The concept of being inspirational may feel overwhelming to some. You may associate being inspirational with icons of business like Richard Branson or monumental politicians such as Churchill or Kennedy.
But if you did the little exercise I invited you to do in the previous blog post—trying to identify team leaders who have been inspirational in your career—I'm sure you came up with a few names, even if you have not been fortunate enough to work for someone similar to Branson. Team leaders with a lot less punch than Branson can still come across as hugely inspirational.
So, is the ability to be inspirational something we are born with or is it a learned skill? Maybe a bit of both. It is probably true that for some people, this comes more naturally than to others. But there is also lots of evidence that becoming more inspirational can be learned.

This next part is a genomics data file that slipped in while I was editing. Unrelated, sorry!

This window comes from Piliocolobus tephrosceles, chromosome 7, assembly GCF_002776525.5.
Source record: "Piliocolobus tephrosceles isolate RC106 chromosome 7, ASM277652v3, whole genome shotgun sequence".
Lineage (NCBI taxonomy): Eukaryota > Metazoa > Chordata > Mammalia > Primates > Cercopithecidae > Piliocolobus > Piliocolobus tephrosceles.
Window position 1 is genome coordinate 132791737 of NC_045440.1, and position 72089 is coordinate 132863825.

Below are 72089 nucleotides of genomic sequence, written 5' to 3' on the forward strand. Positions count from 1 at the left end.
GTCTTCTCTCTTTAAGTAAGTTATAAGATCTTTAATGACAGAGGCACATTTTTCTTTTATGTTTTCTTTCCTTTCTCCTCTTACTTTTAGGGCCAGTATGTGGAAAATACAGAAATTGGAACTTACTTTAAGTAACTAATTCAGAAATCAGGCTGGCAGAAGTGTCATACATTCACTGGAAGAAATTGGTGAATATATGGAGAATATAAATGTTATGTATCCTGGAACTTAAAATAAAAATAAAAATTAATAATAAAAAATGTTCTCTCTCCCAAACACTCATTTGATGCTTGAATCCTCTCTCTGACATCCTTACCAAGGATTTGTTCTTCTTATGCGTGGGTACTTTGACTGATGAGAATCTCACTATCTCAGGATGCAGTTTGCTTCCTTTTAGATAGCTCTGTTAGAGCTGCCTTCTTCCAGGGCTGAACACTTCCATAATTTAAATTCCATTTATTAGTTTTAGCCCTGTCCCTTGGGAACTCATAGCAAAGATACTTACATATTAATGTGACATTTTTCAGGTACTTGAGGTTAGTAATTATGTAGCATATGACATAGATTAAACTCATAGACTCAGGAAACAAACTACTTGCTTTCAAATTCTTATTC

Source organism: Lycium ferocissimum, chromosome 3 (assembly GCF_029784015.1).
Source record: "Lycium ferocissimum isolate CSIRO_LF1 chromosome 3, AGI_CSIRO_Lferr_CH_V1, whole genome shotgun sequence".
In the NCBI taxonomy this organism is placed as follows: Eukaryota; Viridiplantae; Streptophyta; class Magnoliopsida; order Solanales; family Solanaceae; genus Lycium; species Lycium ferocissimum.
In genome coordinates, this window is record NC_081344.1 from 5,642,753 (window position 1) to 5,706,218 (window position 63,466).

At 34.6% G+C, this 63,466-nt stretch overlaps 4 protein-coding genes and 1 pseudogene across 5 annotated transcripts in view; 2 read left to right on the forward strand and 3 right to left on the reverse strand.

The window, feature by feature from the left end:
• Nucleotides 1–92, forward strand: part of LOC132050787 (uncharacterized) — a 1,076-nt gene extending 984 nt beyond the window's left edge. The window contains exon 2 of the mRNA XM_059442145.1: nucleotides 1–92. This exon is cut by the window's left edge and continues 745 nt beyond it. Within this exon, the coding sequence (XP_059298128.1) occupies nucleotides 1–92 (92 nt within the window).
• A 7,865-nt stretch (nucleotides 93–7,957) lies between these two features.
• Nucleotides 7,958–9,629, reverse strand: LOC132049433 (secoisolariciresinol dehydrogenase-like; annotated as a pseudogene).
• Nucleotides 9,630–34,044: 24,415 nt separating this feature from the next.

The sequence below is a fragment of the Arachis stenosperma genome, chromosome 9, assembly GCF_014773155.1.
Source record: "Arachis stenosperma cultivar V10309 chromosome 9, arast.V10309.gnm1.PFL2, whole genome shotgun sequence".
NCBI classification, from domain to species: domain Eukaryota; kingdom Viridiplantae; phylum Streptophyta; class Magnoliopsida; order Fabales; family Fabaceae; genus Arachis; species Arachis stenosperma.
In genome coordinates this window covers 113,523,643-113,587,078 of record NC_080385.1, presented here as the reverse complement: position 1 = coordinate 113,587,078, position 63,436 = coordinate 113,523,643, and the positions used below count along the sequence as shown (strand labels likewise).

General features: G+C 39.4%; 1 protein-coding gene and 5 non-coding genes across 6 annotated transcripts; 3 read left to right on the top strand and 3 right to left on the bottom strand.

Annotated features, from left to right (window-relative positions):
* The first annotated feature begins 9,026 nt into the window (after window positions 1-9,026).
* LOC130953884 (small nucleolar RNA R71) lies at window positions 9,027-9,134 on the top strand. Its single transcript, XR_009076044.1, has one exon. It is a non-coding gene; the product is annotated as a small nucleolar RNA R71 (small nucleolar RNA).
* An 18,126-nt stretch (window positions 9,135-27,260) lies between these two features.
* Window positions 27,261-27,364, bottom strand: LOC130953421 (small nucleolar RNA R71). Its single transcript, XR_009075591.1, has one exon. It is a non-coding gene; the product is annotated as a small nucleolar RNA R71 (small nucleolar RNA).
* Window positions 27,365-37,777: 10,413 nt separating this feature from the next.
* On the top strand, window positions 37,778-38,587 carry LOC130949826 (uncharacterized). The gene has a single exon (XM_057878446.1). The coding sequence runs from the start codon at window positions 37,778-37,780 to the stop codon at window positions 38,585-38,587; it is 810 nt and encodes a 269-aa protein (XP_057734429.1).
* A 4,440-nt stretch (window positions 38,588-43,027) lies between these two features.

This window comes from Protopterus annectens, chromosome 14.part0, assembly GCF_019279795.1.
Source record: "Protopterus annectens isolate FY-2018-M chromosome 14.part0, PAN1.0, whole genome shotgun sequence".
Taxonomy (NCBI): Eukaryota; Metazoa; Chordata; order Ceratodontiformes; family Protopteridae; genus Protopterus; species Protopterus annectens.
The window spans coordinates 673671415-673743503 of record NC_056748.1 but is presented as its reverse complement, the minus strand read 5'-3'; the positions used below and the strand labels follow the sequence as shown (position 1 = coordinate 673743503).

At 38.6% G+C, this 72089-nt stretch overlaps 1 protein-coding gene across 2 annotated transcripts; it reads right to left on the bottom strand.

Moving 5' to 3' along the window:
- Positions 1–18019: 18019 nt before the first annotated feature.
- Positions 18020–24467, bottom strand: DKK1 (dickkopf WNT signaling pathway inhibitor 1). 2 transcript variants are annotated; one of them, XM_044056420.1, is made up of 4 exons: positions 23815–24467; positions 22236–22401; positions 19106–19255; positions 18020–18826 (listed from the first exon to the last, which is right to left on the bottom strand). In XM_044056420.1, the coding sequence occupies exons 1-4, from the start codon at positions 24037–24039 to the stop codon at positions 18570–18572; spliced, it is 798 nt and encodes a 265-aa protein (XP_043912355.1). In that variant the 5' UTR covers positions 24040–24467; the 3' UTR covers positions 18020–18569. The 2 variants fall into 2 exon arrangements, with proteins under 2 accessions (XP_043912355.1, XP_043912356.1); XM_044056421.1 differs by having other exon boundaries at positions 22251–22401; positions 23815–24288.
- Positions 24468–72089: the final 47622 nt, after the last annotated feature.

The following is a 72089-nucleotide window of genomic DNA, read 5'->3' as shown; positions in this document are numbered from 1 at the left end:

It begins with awareness. Awareness precedes change.
If you can identify the gap between your current...
Why is being an inspiration to your followers an all-important part of your team leadership? Below is a figure that illustrates how the hierarchy of employees' needs looks:
At the bottom, you have the foundational stuff. Without that being in place, you won't get basic satisfaction. This is more or less all basic management stuff that you are hopefully already doing. The next level, on the other hand, is what drives engagement and where your leadership skills start to make a difference. Finally, you have the top layer—inspiration which is driven by the style of team leadership you are providing.
As you can see in the figure, there are two aspects of inspiration. One pertains to the vision or mission of your team: Is your team trying to achieve something meaningful? The other aspect is about you: Are you the sort of person that inspires followership?
Why are all these things important?
Well, if you are the sort of persons that likes information to be...
I believe that—